Helter Skelter is a 1976 TV film based on the 1974 book by prosecutor Vincent Bugliosi and Curt Gentry. In the United States, it aired over two nights. In some countries it was shown in theatres with additional footage (nudity, language and more violence).
The movie is based upon the murders committed by the Charles Manson Family. The best-known victim was actress Sharon Tate. The films title was taken from the Beatles' song of the same name. According to the theory put forward by the prosecution, Manson used the term for an anticipated race war, and "healter skelter” was scrawled in blood on the refrigerator door at the house of one of the victims. It recounts the murders Manson committed, the investigation, and the 1970-71 trial where prosecuting D.A. Bugliosi attempted to draw connections between the Manson family and his violent convictions.
Helter Skelter is directed by Tom Gries, stars Steve Railsback as Manson and George DiCenzo as Bugliosi. Writer JP Miller received a 1977 Edgar Award from the Mystery Writers of America for Best TV Feature or Mini Series Teleplay.
As of this Super 8 double album, (now joined onto a full 600ft), released by Iver Film services, the colour has held up really well with no signs of fade yet. Sound is very good if lacking in bit of bass but through the pioneer amp it is pretty good. The sourced material, while good appears to be a little dirty in places with some black marks, (not scratches) evident, but over all a very good print.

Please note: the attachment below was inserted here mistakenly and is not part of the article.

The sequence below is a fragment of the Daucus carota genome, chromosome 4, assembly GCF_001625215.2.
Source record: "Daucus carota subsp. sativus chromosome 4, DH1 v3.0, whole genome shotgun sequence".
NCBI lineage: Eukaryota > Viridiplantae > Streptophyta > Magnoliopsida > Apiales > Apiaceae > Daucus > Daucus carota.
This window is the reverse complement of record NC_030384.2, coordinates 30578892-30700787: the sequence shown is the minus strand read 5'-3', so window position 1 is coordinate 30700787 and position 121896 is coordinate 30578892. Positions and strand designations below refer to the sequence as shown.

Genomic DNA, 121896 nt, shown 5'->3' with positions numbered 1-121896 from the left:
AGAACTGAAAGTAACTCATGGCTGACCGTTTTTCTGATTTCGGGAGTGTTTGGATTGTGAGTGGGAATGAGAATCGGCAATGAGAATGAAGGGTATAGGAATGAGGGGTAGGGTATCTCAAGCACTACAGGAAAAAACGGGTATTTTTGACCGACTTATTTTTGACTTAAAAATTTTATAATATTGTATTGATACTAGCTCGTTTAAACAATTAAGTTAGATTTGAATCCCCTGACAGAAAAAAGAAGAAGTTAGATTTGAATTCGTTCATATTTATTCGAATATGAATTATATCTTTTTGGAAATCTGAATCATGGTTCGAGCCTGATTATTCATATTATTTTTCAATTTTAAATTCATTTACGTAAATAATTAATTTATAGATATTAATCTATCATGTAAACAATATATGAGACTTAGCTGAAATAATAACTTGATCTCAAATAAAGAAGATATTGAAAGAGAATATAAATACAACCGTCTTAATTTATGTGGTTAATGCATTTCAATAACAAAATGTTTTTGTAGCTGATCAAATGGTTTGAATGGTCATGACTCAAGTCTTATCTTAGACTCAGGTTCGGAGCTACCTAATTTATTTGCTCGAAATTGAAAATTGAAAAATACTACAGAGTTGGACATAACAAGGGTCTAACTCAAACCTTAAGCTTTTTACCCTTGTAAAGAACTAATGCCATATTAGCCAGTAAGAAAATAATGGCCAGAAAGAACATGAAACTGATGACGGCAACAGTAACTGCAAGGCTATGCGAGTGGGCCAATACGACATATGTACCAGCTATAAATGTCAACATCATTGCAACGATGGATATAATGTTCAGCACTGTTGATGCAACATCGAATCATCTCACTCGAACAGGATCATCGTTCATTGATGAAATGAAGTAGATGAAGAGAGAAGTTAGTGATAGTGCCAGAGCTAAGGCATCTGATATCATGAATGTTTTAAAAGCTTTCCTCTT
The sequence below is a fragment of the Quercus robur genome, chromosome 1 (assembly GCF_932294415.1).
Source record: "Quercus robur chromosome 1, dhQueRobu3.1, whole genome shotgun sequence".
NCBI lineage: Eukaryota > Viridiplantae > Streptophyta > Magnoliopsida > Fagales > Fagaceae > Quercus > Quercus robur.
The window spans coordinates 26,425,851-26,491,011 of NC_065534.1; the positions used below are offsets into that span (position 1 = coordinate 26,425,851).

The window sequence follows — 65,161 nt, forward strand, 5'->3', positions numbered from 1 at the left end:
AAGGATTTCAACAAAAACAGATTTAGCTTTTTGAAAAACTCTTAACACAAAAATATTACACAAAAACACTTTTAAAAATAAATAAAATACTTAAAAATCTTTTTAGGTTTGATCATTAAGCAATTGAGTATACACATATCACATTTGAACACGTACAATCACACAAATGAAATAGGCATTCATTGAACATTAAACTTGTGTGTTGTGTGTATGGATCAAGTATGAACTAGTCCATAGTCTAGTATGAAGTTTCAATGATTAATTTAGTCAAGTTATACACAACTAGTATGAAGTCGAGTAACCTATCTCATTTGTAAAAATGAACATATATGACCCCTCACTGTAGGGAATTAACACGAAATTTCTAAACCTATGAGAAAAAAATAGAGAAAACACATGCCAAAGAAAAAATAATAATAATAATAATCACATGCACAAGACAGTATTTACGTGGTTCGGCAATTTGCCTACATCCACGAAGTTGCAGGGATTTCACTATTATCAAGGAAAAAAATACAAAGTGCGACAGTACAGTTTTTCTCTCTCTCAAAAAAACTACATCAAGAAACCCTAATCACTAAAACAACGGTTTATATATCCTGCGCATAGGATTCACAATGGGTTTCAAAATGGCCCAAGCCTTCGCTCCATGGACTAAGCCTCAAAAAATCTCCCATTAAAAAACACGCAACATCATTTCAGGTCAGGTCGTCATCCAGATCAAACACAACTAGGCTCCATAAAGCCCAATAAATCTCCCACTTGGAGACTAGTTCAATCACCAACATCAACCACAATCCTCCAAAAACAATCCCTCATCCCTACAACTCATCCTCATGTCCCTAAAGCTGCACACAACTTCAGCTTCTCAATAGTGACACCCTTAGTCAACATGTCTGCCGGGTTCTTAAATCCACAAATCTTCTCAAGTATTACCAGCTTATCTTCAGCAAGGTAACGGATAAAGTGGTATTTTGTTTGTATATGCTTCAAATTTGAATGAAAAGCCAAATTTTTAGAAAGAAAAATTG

The thing to bear in mind here is that this was originally shown here in the UK over two nights as this movie made for TV was 194 minutes long and was one of the many Lorimar TV productions released along with many other television series.
The idea of cutting this into 30 minutes is one hefty task. Clearly there was an awful lot of padding but Iver have actually done a first rate job with this one, a tense opening with the murders briefly setting the scene,(with some of the Beatles music from the album), for a pretty disturbing half an hour.
I would much prefer to watch this half hour version rather sit through over three hours worth. You certainly do not have to have seen the full film to understand the story.
Looking at this Iver version my guess is that they have taken this from the cinema extended movie version as there is a lot more blood shown,(and one use of the F word) that was missing from the original TV version.